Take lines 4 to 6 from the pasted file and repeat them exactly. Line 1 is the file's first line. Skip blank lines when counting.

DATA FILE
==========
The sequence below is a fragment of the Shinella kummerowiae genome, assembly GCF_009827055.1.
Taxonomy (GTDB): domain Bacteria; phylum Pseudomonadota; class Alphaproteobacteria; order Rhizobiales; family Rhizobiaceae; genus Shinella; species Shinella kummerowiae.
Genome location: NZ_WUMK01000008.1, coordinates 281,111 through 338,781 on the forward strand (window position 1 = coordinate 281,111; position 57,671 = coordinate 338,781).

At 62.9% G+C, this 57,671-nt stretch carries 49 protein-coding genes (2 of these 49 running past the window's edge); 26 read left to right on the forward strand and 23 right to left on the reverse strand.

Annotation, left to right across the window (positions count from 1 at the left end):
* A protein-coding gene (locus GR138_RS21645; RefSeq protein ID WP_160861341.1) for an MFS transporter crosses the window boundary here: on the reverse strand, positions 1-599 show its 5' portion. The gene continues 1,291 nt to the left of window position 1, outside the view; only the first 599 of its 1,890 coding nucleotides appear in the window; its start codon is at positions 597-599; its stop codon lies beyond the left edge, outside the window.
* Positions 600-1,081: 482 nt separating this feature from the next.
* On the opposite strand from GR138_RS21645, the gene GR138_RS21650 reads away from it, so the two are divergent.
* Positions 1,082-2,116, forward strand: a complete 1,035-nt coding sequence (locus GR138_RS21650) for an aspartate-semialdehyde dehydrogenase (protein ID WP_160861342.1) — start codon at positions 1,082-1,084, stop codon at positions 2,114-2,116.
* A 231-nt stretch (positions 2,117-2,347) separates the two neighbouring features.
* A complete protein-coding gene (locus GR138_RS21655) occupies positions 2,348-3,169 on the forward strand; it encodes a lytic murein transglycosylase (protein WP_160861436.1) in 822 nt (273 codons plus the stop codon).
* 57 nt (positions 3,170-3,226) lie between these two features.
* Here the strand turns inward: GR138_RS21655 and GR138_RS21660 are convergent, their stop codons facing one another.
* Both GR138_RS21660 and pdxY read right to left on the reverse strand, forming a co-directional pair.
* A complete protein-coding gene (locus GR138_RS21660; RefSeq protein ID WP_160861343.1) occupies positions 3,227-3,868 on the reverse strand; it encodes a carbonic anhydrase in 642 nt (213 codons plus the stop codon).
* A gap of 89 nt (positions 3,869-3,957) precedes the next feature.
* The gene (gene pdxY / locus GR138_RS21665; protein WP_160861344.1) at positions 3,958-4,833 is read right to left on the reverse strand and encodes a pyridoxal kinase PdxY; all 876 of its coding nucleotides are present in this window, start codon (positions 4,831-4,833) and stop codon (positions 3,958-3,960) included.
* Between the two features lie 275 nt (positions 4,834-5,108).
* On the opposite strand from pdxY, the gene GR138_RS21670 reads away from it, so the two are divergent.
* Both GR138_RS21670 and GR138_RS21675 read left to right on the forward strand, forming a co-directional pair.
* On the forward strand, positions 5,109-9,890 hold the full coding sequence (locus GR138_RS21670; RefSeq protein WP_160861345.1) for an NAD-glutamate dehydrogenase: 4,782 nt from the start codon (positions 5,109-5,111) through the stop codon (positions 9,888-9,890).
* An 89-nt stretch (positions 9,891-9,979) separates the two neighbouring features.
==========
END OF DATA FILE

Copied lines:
At 62.9% G+C, this 57,671-nt stretch carries 49 protein-coding genes (2 of these 49 running past the window's edge); 26 read left to right on the forward strand and 23 right to left on the reverse strand.

Annotation, left to right across the window (positions count from 1 at the left end):
* A protein-coding gene (locus GR138_RS21645; RefSeq protein ID WP_160861341.1) for an MFS transporter crosses the window boundary here: on the reverse strand, positions 1-599 show its 5' portion. The gene continues 1,291 nt to the left of window position 1, outside the view; only the first 599 of its 1,890 coding nucleotides appear in the window; its start codon is at positions 597-599; its stop codon lies beyond the left edge, outside the window.